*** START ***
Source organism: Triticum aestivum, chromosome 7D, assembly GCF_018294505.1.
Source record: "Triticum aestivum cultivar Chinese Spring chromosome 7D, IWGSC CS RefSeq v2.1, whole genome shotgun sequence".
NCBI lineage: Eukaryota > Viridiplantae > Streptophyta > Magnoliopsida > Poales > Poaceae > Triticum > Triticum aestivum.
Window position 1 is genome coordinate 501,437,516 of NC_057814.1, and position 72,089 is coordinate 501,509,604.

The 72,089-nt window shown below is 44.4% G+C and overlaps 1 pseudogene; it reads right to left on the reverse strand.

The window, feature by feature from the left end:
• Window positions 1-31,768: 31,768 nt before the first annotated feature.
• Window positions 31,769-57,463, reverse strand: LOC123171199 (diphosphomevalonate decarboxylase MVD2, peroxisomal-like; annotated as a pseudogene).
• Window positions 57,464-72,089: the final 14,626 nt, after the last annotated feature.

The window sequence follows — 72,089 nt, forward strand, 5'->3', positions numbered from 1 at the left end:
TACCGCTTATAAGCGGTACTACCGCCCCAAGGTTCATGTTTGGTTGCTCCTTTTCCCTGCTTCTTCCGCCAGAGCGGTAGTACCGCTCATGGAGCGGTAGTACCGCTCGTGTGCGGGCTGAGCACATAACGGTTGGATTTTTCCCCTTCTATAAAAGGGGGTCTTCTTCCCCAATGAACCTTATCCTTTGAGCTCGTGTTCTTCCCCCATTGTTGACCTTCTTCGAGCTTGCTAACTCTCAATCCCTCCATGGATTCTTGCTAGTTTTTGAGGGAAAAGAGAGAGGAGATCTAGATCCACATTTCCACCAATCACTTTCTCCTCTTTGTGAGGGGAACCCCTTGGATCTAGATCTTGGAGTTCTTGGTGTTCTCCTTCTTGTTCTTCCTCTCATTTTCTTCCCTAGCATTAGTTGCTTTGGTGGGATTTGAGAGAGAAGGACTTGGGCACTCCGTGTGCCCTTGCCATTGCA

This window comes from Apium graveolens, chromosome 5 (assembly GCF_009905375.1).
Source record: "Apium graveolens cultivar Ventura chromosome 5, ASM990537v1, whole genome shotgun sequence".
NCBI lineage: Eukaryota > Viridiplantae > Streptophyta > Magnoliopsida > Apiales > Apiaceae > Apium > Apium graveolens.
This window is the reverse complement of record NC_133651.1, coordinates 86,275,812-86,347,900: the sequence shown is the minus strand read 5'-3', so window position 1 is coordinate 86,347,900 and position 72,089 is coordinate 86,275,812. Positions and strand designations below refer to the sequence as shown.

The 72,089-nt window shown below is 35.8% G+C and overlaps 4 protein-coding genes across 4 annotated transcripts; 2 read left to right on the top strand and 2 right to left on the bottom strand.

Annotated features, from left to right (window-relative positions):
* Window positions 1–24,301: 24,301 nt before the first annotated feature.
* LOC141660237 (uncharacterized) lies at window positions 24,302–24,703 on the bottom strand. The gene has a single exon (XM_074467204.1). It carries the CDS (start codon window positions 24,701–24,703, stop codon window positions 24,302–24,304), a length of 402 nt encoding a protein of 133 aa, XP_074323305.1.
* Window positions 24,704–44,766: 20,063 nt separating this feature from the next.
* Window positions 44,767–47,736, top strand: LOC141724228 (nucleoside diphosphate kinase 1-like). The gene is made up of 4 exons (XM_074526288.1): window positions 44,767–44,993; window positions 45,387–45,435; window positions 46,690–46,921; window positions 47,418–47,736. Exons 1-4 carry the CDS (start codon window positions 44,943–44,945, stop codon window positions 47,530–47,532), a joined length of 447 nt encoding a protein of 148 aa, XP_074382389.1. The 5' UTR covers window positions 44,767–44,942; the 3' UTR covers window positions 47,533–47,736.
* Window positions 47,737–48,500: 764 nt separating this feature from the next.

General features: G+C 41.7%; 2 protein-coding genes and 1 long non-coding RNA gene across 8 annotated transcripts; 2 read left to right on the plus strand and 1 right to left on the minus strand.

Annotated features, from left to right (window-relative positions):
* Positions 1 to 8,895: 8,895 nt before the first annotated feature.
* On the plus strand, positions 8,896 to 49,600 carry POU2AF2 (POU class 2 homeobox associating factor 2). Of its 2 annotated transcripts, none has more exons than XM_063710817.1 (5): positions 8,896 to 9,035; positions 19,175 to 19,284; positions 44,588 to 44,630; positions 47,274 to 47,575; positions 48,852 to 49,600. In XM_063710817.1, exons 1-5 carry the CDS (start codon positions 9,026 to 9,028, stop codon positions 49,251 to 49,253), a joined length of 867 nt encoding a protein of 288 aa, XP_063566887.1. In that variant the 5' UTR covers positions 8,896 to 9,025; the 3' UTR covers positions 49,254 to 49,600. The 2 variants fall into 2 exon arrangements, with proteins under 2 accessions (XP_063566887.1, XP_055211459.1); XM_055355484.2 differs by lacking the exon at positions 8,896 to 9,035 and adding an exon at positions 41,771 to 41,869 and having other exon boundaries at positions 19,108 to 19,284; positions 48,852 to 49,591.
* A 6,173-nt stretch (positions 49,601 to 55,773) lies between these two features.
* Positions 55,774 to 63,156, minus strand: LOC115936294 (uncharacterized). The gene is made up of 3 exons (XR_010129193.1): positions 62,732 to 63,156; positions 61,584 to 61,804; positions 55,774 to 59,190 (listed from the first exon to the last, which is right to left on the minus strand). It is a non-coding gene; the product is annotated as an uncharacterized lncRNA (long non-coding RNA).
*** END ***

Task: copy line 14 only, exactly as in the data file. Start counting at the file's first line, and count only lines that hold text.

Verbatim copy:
NCBI lineage: Eukaryota > Viridiplantae > Streptophyta > Magnoliopsida > Apiales > Apiaceae > Apium > Apium graveolens.